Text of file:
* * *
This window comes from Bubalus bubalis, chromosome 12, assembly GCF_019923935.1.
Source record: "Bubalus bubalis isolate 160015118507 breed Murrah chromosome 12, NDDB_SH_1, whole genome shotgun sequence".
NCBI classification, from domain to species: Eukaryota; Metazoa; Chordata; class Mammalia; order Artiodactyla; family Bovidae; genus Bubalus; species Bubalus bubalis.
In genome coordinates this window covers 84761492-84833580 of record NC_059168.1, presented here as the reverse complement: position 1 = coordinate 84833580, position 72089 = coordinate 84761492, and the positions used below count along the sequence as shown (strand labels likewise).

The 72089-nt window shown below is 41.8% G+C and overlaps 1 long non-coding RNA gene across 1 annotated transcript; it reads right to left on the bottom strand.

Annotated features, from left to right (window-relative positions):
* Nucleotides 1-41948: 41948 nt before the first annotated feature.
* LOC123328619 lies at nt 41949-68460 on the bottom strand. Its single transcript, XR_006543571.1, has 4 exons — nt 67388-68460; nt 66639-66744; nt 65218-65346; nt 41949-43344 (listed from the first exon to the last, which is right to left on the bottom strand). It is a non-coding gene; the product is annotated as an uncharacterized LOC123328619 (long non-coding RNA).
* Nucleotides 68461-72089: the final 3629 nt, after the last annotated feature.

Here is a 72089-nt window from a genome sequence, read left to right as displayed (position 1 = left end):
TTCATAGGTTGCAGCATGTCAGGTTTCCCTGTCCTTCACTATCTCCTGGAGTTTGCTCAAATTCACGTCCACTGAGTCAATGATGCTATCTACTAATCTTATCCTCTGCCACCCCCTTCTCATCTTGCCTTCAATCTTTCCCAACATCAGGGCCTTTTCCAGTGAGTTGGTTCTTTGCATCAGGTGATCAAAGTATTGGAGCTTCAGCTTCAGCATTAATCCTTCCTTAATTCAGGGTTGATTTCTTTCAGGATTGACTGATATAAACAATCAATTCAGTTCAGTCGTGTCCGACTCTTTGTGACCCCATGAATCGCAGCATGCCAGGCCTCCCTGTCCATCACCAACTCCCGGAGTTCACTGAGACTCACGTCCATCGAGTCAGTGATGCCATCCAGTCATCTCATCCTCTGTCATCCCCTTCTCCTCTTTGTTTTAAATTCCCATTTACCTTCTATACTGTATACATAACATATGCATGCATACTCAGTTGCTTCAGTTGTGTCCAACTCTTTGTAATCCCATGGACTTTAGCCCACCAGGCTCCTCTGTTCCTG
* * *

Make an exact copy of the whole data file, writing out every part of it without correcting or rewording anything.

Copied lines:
This window comes from Bubalus bubalis, chromosome 12, assembly GCF_019923935.1.
Source record: "Bubalus bubalis isolate 160015118507 breed Murrah chromosome 12, NDDB_SH_1, whole genome shotgun sequence".
NCBI classification, from domain to species: Eukaryota; Metazoa; Chordata; class Mammalia; order Artiodactyla; family Bovidae; genus Bubalus; species Bubalus bubalis.
In genome coordinates this window covers 84761492-84833580 of record NC_059168.1, presented here as the reverse complement: position 1 = coordinate 84833580, position 72089 = coordinate 84761492, and the positions used below count along the sequence as shown (strand labels likewise).

The 72089-nt window shown below is 41.8% G+C and overlaps 1 long non-coding RNA gene across 1 annotated transcript; it reads right to left on the bottom strand.

Annotated features, from left to right (window-relative positions):
* Nucleotides 1-41948: 41948 nt before the first annotated feature.
* LOC123328619 lies at nt 41949-68460 on the bottom strand. Its single transcript, XR_006543571.1, has 4 exons — nt 67388-68460; nt 66639-66744; nt 65218-65346; nt 41949-43344 (listed from the first exon to the last, which is right to left on the bottom strand). It is a non-coding gene; the product is annotated as an uncharacterized LOC123328619 (long non-coding RNA).
* Nucleotides 68461-72089: the final 3629 nt, after the last annotated feature.

Here is a 72089-nt window from a genome sequence, read left to right as displayed (position 1 = left end):
TTCATAGGTTGCAGCATGTCAGGTTTCCCTGTCCTTCACTATCTCCTGGAGTTTGCTCAAATTCACGTCCACTGAGTCAATGATGCTATCTACTAATCTTATCCTCTGCCACCCCCTTCTCATCTTGCCTTCAATCTTTCCCAACATCAGGGCCTTTTCCAGTGAGTTGGTTCTTTGCATCAGGTGATCAAAGTATTGGAGCTTCAGCTTCAGCATTAATCCTTCCTTAATTCAGGGTTGATTTCTTTCAGGATTGACTGATATAAACAATCAATTCAGTTCAGTCGTGTCCGACTCTTTGTGACCCCATGAATCGCAGCATGCCAGGCCTCCCTGTCCATCACCAACTCCCGGAGTTCACTGAGACTCACGTCCATCGAGTCAGTGATGCCATCCAGTCATCTCATCCTCTGTCATCCCCTTCTCCTCTTTGTTTTAAATTCCCATTTACCTTCTATACTGTATACATAACATATGCATGCATACTCAGTTGCTTCAGTTGTGTCCAACTCTTTGTAATCCCATGGACTTTAGCCCACCAGGCTCCTCTGTTCCTG